November 13, 2019

Nehemiah 5: 1-13

Now the men and their wives raised a great outcry against their fellow Jews. Some were saying, “We and our sons and daughters are numerous; in order for us to eat and stay alive, we must get grain.”

Others were saying, “We are mortgaging our fields, our vineyards and our homes to get grain during the famine.”

Still others were saying, “We have had to borrow money to pay the king’s tax on our fields and vineyards. Although we are of the same flesh and blood as our fellow Jews and though our children are as good as theirs, yet we have to subject our sons and daughters to slavery. Some of our daughters have already been enslaved, but we are powerless, because our fields and our vineyards belong to others.”

When I heard their outcry and these charges, I was very angry. I pondered them in my mind and then accused the nobles and officials. I told them, “You are charging your own people interest!” So I called together a large meeting to deal with them and said: “As far as possible, we have bought back our fellow Jews who were sold to the Gentiles. Now you are selling your own people, only for them to be sold back to us!” They kept quiet, because they could find nothing to say.

So I continued, “What you are doing is not right. Shouldn’t you walk in the fear of our God to avoid the reproach of our Gentile enemies? I and my brothers and my men are also lending the people money and grain. But let us stop charging interest! Give back to them immediately their fields, vineyards, olive groves and houses, and also the interest you are charging them—one percent of the money, grain, new wine and olive oil.”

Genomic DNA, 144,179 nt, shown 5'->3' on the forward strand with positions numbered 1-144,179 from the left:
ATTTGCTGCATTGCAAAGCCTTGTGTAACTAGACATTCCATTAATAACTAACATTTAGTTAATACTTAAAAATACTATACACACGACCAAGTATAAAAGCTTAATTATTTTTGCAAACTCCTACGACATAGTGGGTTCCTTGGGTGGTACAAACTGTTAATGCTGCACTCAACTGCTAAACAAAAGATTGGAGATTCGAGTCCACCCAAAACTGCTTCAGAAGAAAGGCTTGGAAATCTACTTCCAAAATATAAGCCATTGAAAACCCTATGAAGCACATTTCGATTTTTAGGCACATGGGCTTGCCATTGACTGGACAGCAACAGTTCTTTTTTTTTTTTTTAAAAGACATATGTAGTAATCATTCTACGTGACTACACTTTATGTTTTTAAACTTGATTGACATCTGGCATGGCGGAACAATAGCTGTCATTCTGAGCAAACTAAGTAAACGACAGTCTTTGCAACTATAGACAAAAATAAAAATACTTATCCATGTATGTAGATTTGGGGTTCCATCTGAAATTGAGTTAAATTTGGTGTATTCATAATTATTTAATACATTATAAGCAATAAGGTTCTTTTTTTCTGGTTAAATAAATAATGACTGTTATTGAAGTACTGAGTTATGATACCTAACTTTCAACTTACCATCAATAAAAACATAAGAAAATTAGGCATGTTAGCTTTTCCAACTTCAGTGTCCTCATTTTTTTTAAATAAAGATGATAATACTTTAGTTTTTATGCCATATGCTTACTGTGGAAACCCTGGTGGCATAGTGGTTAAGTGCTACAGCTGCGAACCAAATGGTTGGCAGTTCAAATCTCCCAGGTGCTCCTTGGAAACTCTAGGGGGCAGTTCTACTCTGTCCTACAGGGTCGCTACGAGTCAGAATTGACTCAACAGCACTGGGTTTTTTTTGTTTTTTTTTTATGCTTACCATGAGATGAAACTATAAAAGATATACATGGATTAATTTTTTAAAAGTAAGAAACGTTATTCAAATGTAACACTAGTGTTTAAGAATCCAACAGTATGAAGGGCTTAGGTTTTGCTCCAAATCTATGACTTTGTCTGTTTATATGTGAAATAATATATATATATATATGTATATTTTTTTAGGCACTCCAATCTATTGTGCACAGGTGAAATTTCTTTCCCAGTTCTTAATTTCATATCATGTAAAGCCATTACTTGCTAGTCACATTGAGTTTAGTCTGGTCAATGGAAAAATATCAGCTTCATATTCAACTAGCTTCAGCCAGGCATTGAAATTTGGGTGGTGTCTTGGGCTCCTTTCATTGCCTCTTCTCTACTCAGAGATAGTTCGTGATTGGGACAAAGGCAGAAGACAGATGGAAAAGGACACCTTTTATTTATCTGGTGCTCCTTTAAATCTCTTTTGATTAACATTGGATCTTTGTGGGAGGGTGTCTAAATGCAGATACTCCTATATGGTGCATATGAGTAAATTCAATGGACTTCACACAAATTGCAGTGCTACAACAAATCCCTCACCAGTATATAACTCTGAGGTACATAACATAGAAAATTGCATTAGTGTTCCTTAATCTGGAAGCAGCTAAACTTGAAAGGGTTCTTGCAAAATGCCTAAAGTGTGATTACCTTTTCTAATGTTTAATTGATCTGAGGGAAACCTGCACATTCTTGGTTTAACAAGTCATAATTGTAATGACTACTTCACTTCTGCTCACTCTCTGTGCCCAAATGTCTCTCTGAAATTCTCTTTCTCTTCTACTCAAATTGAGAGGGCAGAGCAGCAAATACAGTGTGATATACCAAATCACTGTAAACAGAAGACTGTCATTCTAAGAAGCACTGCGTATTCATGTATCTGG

“We will give it back,” they said. “And we will not demand anything more from them. We will do as you say.”

There has been no shortage of opposition to Nehemiah’s mission, and now we see an internal conflict threatening to sabotage his efforts. Judea, like other Persian provinces, had to pay a yearly tribute to the Persian monarch. The tax itself was not oppressive, but many of the Jewish people had lost everything and couldn’t afford to buy grain to feed their family, much less pay taxes. In these verses, we see the poorer Jews complaining because the wealthy Jews have been exploiting their problems for profit.

Upon hearing this, Nehemiah summons an assembly, calls out the perpetrators’ hypocrisy, and reminds them they are accountable to God. He tells them to stop their unfair practices and to “restore it all” – to give back the money, land, and slaves they had taken.

It’s not easy to hold people accountable for their actions. It’s even harder to be held accountable for our own thoughts or actions. Ask God to reveal any areas of your life where you aren’t being congruent with the person you want to be.
Note: As we move deeper into the story of Nehemiah, we’ve selected key verses to highlight the overall trajectory of the story. To read the full text, please click here.